Dropbox says hacker accessed passwords, authentication info during breach

Cloud storage company Dropbox reported that a hacker breached company systems on April 24 and gained access to sensitive information like passwords and more.

In a filing with the SEC on Wednesday afternoon, the company said it discovered unauthorized access to the production environment of Dropbox Sign — a company formerly known as HelloSign that was acquired in 2019. The company allows people to sign documents digitally.

The hacker accessed information related to all users of Dropbox Sign, including account settings, names and emails. For some users, phone numbers, hashed passwords and authentication information like API keys, OAuth tokens and multi-factor authentication methods were also exposed. 

“Based on what we know as of the date of this filing, there is no evidence that the threat actor accessed the contents of users’ accounts, such as their agreements or templates, or their payment information,” the company said in the 8-K filing. 

“Additionally, we believe this incident was limited to Dropbox Sign infrastructure and there is no evidence that the threat actor accessed the production environments of other Dropbox products. We are continuing our investigation.” 

Dropbox explained in its own blog post that those who received or signed a document through Dropbox Sign — but never created an account — had their email addresses and names also exposed. There is no evidence that payment information was accessed.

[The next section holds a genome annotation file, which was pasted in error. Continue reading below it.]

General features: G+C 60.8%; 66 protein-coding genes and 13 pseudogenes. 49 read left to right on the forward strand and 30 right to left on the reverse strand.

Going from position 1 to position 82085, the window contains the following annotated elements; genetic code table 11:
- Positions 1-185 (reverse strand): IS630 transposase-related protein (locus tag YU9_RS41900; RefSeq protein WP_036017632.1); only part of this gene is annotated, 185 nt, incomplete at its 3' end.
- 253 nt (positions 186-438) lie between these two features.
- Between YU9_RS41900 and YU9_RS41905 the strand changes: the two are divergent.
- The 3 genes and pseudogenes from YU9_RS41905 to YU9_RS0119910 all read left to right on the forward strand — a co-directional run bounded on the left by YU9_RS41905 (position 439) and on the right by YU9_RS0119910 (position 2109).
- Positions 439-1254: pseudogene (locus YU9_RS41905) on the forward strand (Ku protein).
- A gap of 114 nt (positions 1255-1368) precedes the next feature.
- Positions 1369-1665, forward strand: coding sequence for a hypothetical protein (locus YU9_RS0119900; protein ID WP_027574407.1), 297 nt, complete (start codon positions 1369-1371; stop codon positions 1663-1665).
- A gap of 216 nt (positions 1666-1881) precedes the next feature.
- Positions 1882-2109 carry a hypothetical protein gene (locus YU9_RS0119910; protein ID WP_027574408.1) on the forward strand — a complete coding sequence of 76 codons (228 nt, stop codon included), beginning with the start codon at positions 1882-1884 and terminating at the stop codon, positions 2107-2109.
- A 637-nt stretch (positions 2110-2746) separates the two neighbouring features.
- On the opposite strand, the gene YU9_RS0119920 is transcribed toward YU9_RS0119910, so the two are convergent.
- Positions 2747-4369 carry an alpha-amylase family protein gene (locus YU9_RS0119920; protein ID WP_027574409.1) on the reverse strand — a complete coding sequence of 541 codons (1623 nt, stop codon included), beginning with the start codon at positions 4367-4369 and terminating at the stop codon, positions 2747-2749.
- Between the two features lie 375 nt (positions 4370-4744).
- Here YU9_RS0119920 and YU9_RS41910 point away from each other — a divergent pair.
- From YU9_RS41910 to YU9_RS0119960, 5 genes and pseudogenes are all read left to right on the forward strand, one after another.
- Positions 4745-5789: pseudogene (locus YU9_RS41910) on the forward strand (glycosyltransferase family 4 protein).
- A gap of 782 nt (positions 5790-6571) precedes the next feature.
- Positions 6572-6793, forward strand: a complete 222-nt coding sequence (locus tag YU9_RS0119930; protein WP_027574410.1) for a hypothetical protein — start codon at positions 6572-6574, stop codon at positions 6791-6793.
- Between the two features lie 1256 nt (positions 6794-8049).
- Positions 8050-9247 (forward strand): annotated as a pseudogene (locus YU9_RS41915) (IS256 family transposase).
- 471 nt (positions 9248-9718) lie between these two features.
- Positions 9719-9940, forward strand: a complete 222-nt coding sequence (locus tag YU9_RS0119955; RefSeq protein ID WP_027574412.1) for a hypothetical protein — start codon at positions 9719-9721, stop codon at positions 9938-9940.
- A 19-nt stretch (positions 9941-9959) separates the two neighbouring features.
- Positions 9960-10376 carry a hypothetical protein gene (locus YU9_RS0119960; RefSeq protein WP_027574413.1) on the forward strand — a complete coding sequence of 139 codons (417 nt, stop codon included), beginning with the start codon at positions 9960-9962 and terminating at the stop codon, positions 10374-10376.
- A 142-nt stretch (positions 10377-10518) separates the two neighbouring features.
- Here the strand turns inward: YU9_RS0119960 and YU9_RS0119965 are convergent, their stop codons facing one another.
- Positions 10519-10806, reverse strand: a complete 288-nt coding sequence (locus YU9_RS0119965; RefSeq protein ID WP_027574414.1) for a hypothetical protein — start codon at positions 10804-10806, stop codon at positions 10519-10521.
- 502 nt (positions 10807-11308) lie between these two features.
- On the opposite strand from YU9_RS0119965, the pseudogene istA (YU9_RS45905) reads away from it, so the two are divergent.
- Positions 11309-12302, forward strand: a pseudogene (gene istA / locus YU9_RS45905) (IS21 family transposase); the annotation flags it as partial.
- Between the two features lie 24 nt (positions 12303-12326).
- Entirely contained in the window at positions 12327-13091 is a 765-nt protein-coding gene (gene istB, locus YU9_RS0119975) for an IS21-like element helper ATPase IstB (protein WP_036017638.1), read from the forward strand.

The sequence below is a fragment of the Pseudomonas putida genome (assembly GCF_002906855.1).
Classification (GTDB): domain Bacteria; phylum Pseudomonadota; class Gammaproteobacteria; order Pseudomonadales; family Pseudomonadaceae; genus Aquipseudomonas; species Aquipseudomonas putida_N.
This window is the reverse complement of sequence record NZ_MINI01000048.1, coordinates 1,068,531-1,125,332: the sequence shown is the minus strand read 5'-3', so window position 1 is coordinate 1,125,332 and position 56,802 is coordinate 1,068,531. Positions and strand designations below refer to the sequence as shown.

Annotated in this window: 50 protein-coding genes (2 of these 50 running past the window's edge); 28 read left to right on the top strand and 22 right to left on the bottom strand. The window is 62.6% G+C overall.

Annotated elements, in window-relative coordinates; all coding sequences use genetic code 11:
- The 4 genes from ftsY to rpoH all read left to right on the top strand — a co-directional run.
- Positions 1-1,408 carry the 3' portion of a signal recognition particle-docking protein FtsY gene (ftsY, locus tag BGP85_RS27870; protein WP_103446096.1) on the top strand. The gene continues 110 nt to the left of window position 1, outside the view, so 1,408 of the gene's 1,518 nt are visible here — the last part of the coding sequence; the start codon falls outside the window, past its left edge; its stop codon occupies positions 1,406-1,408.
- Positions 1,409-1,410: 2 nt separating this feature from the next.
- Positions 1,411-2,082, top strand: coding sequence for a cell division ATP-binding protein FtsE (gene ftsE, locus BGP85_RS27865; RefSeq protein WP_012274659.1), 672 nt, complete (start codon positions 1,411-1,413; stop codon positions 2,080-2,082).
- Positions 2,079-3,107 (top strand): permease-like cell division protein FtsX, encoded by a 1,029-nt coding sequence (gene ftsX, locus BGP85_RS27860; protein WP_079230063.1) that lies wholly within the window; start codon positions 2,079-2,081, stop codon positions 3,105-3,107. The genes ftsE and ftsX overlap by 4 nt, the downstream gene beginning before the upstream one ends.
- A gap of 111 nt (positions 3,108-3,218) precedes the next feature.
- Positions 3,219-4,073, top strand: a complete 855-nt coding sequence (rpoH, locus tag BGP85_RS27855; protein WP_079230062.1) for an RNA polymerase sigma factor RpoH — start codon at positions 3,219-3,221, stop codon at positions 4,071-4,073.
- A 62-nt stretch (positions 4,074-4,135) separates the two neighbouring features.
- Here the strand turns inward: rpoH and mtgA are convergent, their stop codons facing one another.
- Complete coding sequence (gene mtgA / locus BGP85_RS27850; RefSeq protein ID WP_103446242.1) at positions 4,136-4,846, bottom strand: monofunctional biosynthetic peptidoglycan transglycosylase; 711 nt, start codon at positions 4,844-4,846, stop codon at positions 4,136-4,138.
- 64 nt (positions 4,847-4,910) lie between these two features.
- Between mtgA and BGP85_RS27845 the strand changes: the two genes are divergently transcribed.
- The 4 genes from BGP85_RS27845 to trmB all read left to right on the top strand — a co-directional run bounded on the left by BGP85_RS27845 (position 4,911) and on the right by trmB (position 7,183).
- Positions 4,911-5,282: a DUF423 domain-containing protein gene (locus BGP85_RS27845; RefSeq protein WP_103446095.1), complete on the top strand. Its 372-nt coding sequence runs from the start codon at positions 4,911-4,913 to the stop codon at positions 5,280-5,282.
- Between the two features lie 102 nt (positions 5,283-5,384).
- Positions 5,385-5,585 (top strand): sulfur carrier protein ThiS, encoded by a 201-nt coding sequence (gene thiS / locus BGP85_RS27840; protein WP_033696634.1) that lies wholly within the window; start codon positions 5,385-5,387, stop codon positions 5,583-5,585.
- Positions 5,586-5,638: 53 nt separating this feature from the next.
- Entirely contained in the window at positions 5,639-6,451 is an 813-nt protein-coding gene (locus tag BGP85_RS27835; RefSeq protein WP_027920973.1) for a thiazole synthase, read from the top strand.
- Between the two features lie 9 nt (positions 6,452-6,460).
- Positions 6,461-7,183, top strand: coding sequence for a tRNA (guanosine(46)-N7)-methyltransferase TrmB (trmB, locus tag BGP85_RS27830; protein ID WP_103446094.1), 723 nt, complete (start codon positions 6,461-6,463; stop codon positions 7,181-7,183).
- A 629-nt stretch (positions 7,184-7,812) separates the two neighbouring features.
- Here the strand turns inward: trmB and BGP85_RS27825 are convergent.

Forensic investigators have been hired and law enforcement has been contacted, according to Dropbox. According to the statement, regulatory agencies are already being notified based on the presumption that personal information was accessed. 

Dropbox added that it does not believe the breach will have a “material” effect on the company’s operations or financial condition. But it warned that Dropbox remains at risk “due to the incident, including potential litigation, changes in customer behavior, and additional regulatory scrutiny.”

For customers that had API access to Dropbox Sign, the company said new API keys will need to be generated and warned that certain functionality will be restricted while they deal with the breach. 

“Only signature requests and signing capabilities will continue to be operational for your business continuity. Once you rotate your API keys, restrictions will be removed and the product will continue to function as normal,” the company said. 

Dropbox said it is in the process of reaching out to all users who were affected and will need to take specific actions. All of the user notifications will take place over the next week.

Dropbox has quickly become one of the largest file hosting services since its founding in 2007. In 2022, the company dealt with another security issue where a phishing campaign targeted its developers, allowing hackers to gain access to the company’s GitHub accounts.

Dropbox said at the time that the hackers were able to copy 130 code repositories and gain access to credentials as well as information on Dropbox employees, current and past customers, sales leads, and vendors.

The incident comes amid a wider spotlight on the cybersecurity concerns that come with corporate acquisitions. The CEO of one of the largest insurance firms in the U.S. appeared before Congress on Wednesday and blamed a recent ransomware attack on a subsidiary’s legacy technology as well as a lack of basic cybersecurity protocols. 

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Jonathan Greig

Jonathan Greig

is a Breaking News Reporter at Recorded Future News. Jonathan has worked across the globe as a journalist since 2014. Before moving back to New York City, he worked for news outlets in South Africa, Jordan and Cambodia. He previously covered cybersecurity at ZDNet and TechRepublic.